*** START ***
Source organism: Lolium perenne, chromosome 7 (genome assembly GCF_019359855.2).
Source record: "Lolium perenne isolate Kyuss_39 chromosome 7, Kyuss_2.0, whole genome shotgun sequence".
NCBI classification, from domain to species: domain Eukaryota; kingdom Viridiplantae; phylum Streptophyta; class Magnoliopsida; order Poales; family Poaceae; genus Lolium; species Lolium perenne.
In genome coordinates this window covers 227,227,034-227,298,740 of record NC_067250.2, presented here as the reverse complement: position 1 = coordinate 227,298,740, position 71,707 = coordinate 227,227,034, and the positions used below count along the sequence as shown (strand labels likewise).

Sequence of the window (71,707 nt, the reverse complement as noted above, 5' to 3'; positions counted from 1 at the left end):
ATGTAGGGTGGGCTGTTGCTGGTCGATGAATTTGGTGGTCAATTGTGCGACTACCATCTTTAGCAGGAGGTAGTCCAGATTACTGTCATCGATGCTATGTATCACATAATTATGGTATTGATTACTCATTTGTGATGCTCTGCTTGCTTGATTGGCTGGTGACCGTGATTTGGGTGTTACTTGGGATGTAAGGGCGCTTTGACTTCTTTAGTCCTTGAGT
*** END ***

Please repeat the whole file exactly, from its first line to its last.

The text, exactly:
Source organism: Lolium perenne, chromosome 7 (genome assembly GCF_019359855.2).
Source record: "Lolium perenne isolate Kyuss_39 chromosome 7, Kyuss_2.0, whole genome shotgun sequence".
NCBI classification, from domain to species: domain Eukaryota; kingdom Viridiplantae; phylum Streptophyta; class Magnoliopsida; order Poales; family Poaceae; genus Lolium; species Lolium perenne.
In genome coordinates this window covers 227,227,034-227,298,740 of record NC_067250.2, presented here as the reverse complement: position 1 = coordinate 227,298,740, position 71,707 = coordinate 227,227,034, and the positions used below count along the sequence as shown (strand labels likewise).

Sequence of the window (71,707 nt, the reverse complement as noted above, 5' to 3'; positions counted from 1 at the left end):
ATGTAGGGTGGGCTGTTGCTGGTCGATGAATTTGGTGGTCAATTGTGCGACTACCATCTTTAGCAGGAGGTAGTCCAGATTACTGTCATCGATGCTATGTATCACATAATTATGGTATTGATTACTCATTTGTGATGCTCTGCTTGCTTGATTGGCTGGTGACCGTGATTTGGGTGTTACTTGGGATGTAAGGGCGCTTTGACTTCTTTAGTCCTTGAGT